Two hospitals, two IVs, two legs, four paws, and a tail. That is the short version of the last 2 weeks.
On the morning of May 15th, a few days after a week of intense finals, I drove Meghan to the hospital so her interventional radiologist could have another go at the vascular tumor buried deep in her right thigh. This ridiculous, relentless beast has situated itself adjacent to her sciatic nerve, and it’s nestled way too deep for removal. This incredible interventional radiologist is truly a class act. He is wise, compassionate, and empathetic. He is patient-focused and his passion for his field of work is evident as his desire is to help. All the time.
This same doctor worked on this tumor in May 2022. That was a layered procedure chronicled in detail here https://beatingcowdens.com/2022/05/ And while his work was helpful, the pain returned this spring with a vengeance and it was time to go at it again.
While we waited for the procedure, we passed the time as we always do. We shared some random conversations and made small talk with anyone who could help us place our nervous energy anywhere but on each other. We have been in the pre-op staging area so many times that every crevice and every sound are more familiar than you ever want to know, and we have a healthy respect for the emotions it evokes. Without those types of experiences people might think our photo ops are utterly bizarre, yet like so many things in life; if you know, you know.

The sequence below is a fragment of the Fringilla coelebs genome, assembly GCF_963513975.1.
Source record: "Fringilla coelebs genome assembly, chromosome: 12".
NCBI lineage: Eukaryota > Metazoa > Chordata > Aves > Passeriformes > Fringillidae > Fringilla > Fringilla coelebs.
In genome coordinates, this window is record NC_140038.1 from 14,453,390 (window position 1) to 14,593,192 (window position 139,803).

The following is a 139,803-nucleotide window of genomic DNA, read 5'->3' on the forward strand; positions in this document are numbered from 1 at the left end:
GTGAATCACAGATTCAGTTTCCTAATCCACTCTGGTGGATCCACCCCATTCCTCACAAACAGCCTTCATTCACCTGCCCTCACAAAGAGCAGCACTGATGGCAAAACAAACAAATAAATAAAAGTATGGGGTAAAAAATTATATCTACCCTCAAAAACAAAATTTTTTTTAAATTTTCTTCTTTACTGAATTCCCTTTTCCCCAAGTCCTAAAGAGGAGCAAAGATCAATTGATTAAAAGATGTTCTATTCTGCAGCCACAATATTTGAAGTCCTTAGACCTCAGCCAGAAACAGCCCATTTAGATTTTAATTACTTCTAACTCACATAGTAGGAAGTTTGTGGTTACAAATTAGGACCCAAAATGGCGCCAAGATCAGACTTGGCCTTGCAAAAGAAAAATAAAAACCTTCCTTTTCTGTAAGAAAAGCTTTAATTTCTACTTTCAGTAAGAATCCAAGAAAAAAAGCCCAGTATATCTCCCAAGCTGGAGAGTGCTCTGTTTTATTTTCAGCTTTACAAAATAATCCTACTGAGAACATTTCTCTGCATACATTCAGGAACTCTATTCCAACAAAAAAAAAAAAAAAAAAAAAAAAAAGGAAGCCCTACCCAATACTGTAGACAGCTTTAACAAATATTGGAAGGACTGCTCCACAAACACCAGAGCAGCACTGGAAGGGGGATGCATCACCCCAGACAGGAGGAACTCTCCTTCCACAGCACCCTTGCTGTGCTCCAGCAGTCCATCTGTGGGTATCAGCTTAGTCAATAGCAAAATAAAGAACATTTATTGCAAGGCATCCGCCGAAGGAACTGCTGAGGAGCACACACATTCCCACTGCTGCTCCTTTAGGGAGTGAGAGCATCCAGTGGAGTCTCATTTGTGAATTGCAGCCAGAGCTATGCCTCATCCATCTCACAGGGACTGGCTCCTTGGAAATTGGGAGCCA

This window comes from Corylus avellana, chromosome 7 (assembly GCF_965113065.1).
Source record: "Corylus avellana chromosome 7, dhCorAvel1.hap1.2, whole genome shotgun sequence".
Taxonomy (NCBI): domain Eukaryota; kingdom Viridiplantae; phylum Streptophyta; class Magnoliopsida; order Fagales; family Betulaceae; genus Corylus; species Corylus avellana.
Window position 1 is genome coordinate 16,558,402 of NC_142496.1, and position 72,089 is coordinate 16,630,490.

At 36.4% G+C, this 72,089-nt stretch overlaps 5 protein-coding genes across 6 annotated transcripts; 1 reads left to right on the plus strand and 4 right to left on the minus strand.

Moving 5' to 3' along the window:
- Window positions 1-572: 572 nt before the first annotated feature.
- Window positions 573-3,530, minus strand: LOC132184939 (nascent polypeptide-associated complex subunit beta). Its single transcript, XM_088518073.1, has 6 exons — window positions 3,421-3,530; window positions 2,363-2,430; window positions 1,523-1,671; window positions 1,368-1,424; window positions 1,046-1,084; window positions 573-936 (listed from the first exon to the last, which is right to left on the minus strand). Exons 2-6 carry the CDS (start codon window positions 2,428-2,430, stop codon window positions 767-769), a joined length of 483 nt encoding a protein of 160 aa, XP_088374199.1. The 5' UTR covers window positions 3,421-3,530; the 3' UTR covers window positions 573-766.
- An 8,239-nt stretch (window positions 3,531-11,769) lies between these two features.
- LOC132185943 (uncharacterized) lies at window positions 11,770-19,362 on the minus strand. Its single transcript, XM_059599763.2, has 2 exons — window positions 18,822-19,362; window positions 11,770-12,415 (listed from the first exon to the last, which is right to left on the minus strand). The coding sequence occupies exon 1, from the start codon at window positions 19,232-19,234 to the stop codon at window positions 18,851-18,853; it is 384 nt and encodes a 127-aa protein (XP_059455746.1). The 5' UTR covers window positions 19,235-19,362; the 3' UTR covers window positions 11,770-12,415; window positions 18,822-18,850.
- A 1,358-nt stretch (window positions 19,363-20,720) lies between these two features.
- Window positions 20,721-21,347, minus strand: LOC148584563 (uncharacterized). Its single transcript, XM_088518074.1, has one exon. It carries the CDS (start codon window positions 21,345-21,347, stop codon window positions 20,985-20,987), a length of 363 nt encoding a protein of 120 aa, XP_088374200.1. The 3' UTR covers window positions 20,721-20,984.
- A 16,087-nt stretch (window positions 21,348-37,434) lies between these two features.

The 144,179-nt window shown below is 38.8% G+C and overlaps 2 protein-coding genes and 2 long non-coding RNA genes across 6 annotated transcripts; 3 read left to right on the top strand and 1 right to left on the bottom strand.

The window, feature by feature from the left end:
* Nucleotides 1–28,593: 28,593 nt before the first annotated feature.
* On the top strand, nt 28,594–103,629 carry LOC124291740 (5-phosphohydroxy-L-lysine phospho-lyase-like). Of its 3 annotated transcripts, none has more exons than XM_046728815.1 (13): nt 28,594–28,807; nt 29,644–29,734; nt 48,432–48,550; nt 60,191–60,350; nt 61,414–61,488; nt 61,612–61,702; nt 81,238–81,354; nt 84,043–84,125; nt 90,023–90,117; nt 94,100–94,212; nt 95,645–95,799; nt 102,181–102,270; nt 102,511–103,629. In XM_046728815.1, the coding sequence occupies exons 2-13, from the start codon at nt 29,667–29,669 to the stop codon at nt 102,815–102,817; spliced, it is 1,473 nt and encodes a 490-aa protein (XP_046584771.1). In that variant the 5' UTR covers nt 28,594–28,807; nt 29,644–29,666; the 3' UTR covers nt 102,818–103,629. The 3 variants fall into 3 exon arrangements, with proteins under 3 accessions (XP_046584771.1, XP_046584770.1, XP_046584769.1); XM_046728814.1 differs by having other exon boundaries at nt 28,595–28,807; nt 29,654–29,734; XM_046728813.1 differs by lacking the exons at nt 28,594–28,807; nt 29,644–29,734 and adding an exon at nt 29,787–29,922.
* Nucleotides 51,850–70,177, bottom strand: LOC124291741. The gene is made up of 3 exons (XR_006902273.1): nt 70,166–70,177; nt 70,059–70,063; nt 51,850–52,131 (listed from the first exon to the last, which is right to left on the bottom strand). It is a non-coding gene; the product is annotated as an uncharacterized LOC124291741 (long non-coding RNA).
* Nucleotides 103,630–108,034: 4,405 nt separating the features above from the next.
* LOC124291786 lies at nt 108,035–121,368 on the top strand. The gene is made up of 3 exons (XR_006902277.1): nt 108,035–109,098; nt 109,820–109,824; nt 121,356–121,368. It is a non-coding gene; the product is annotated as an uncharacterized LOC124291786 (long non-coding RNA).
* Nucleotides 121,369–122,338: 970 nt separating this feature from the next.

On that day we were exceedingly grateful that the doctor’s daughter who was due with his third grandchild on 5/20 had not gone into early labor. The little things are the big/ huge things, and truth be told, his fervent love for his own family is infectious, and no doubt makes him a better doctor, at least from where we stand. His desire to communicate with Meghan, 1:1, by directly texting her has elevated him to near saint status in my eyes. A doctor who cares as much about his patients as is humanly possible undoubtedly generates the most positive outcomes possible. By the time he came in for consent, it was a mere formality as they had hashed out all the potential risks and benefits multiple times.
When they left for the procedure room, Ella and I grabbed a seat in the waiting room where I would pretend to play solitaire and candy crush for the next few hours. When the doctor called to let me know he was finished and that it went, “as well as I could have hoped from my end,” we headed to recovery. Her arrival in the recovery room was delayed by an hour due to severe pain when she woke. By the time she arrived in the recovery room, she had been knocked out with pain medicine.